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Policies That Reduce Gun Violence: Firearm Purchaser Licensing

A gun held in hand superimposed over a sample permit form

States with purchaser licensing laws see fewer firearm homicides and suicides.

By Cassandra Crifasi | May 12, 2021


Since the passage of the Brady Handgun Violence Prevention Act of 1993, gun purchasers across the U.S. have been required to pass a background check before they can buy a gun from a federally licensed dealer. Twenty-one states and Washington, DC, have additional background check requirements for private sales.

While background checks are a critical part of effective gun violence prevention policy, says firearm policy expert Cassandra Crifasi, they are not enough on their own. In this Q&A, Crifasi explains the limits of federal background checks and how firearm purchaser licensing—currently required in just nine states—can more effectively reduce gun violence.

This Q&A is adapted, with updates, from Crifasi’s presentation at Policies that Work to Reduce Gun Violence, a September 2019 forum highlighting science and policy solutions to the nation’s epidemic of gun violence.

How do federal background checks work, and where are the weaknesses in that system?

People who want to buy a gun from a federally licensed seller submit themselves for a background check through the National Instant Criminal Background Check System. NICS looks for criminal records, arrest warrants and civil protection orders, and records of mental health or other prohibitions.

One challenge is that state and local law enforcement agencies don’t always report prohibiting conditions in a timely manner. This creates gaps in NICS, allowing people who would be prohibited from purchasing firearms to obtain them because of delayed information sharing.

Law enforcement has up to three days to complete the background check; if it’s not completed in three days, the sale can proceed. If it’s later found that the purchaser is prohibited, law enforcement has to remove the guns from people who should never should have gotten them in the first place. This default-proceed mechanism is sometimes referred to as the “Charleston Loophole” because it was this three-day limit on the time to conduct a background check that allowed the perpetrator of the Charleston church mass shooting to buy his gun.

Another major weakness is that the federal background check requirement doesn’t extend to private sales.

How are purchaser licensing laws different from background checks?

Firearm purchaser licensing laws require anyone who wants to buy a gun to apply to local or state law enforcement to get a license. As part of the process, applicants usually submit fingerprints, which increases the likelihood that someone will be properly identified and screened out from purchasing a firearm if they’re prohibited. We require fingerprint-based background checks for many kinds of occupational licensure because they are more effective at identifying prohibiting conditions. Law enforcement at the state or local level have access to data that might not have been reported into NICS.

Laws vary by state. Nine require a license for all handgun purchasers. Some also require safety training. But the core components are an application to law enforcement, more information, and more time—30 days on average—to conduct a thorough background check.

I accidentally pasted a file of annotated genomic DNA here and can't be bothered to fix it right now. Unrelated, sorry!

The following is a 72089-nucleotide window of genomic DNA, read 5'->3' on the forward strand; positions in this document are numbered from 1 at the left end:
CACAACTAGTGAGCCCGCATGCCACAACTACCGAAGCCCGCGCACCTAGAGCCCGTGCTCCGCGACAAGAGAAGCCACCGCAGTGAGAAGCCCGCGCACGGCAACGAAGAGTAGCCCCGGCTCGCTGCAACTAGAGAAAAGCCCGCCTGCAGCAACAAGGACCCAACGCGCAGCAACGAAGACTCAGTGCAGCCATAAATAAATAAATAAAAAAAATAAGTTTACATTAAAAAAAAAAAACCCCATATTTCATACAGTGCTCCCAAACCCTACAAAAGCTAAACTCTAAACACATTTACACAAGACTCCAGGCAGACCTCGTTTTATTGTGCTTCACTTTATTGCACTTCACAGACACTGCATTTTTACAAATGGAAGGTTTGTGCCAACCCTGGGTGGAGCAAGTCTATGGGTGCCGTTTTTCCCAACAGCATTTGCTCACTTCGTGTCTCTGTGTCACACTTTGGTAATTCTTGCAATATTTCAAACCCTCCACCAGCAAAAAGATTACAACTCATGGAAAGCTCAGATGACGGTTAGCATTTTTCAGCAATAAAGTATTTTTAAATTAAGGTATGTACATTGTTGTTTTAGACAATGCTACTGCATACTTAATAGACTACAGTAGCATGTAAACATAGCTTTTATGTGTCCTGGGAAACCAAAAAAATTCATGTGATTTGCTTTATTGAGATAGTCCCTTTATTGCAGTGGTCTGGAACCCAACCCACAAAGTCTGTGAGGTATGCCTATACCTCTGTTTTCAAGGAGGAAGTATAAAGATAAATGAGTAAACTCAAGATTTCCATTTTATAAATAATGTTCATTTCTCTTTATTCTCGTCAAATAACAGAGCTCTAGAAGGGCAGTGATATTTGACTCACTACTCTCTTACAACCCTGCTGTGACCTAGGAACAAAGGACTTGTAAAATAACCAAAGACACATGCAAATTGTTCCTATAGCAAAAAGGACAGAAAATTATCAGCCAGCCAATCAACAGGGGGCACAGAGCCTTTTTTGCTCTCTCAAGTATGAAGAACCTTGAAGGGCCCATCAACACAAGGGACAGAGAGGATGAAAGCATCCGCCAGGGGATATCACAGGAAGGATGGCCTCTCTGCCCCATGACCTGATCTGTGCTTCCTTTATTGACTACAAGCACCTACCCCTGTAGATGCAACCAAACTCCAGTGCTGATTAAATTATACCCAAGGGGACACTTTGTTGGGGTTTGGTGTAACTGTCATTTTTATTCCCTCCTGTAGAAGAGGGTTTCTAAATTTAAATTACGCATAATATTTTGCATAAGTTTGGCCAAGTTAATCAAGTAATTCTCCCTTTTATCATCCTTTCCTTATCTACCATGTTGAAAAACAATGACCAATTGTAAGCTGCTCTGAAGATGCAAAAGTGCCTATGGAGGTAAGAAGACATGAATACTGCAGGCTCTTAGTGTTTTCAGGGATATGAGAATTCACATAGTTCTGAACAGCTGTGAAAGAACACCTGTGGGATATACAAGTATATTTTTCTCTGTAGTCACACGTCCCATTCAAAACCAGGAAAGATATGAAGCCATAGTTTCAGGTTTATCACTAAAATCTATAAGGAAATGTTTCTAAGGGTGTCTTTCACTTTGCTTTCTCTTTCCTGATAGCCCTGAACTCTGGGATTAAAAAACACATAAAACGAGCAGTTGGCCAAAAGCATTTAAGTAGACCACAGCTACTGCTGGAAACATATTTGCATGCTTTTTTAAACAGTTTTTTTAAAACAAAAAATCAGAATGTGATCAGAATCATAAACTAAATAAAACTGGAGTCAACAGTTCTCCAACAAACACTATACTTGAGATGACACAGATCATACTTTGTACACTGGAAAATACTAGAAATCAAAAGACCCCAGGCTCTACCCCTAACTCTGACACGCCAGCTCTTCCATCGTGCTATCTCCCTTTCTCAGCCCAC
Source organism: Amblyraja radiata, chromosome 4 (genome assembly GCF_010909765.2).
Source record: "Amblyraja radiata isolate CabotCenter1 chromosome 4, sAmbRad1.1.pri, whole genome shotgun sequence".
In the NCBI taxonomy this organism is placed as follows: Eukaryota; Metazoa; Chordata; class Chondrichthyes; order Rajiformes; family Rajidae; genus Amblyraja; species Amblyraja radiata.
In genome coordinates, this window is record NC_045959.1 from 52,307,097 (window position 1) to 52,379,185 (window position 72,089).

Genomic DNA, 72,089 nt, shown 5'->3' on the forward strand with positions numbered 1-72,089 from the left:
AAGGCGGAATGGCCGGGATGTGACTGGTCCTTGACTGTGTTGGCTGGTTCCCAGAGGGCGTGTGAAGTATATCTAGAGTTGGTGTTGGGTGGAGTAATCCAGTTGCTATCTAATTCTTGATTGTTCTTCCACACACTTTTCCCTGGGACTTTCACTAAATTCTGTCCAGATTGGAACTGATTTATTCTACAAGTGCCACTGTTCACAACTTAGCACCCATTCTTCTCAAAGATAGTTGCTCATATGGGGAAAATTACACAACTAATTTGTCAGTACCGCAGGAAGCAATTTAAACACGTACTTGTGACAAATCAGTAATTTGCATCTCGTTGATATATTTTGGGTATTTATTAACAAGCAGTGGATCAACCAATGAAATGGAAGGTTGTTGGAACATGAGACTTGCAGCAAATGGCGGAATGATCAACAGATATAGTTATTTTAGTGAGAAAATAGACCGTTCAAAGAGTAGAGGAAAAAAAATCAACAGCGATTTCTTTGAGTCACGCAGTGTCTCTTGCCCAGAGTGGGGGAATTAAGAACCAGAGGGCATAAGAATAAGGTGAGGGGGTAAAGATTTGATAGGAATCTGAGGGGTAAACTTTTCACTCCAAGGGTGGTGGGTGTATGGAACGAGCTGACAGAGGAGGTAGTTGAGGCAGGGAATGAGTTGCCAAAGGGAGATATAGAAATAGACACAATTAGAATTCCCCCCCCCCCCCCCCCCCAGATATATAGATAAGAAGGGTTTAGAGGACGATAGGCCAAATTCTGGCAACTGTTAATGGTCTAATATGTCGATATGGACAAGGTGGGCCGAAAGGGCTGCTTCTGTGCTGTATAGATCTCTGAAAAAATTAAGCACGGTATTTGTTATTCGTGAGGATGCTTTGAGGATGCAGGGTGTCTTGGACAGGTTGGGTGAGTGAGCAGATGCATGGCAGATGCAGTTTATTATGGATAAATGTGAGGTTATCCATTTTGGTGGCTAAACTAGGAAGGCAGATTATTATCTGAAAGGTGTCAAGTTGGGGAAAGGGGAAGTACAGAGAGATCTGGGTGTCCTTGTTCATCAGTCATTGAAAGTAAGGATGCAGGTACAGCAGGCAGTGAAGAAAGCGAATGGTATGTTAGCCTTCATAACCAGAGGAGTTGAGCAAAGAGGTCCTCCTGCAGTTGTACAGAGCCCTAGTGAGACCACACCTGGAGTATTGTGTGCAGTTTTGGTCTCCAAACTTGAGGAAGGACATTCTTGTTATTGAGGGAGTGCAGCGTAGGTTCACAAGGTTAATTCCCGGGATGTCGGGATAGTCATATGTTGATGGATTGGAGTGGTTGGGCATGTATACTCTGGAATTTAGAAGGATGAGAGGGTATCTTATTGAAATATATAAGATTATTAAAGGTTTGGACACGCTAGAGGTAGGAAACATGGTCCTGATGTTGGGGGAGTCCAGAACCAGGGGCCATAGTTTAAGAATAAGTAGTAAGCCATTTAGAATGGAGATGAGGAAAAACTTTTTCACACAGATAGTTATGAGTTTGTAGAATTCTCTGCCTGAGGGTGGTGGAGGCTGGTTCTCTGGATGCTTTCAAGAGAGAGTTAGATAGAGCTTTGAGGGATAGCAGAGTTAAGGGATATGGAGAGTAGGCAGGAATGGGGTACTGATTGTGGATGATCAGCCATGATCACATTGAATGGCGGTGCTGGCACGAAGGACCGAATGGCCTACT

That extra time for the background check allows for more complete identification of records, and it can delay impulsive acquisition by people who are thinking about harming themselves or others. Requiring purchasers to get a license also increases accountability and may make it easier to enforce comprehensive background check requirements.

Have these laws been shown to reduce gun violence?

Research shows that firearm purchaser licensing laws are very, very good for public safety. While background checks are a really important foundation of a robust gun violence prevention policy, they don’t reduce gun violence—unless they’re paired with a licensing system.

Connecticut passed a purchaser licensing law in 1995 that required in-person application and fingerprinting. The state saw a 28% reduction in firearm homicides and a 33% reduction in firearm suicides. Missouri repealed a similar law in 2007 and saw a 47% increase in firearm homicide and a 24% increase in firearm suicide.

Research specifically examining fatal mass shootings found that purchaser licensing laws requiring an in-person application and fingerprinting reduce the incidence of mass shootings by 56% and the number of victims in these incidents by 57%.

Is there public support for firearm purchaser licensing?

About 75% of U.S. adults support licensing. That includes more than 60% of gun owners who support the requirement to apply to state or local law enforcement in order buy a gun. In states that already have a licensing law, support among gun owners is over 75%.

We often hear that gun laws violate the Second Amendment and that licensing will create this onerous burden that prevents people from exercising their Second Amendment rights. If that were true, we would expect to see lower levels of support among gun owners who have gone through the process of obtaining a license, but in fact we see quite high levels of support for this evidence-based policy.

Cassandra Crifasi, PhD ’14, MPH, is an assistant professor in Health Policy and Management and deputy director of the Center for Gun Violence Prevention and Policy at the Bloomberg School.


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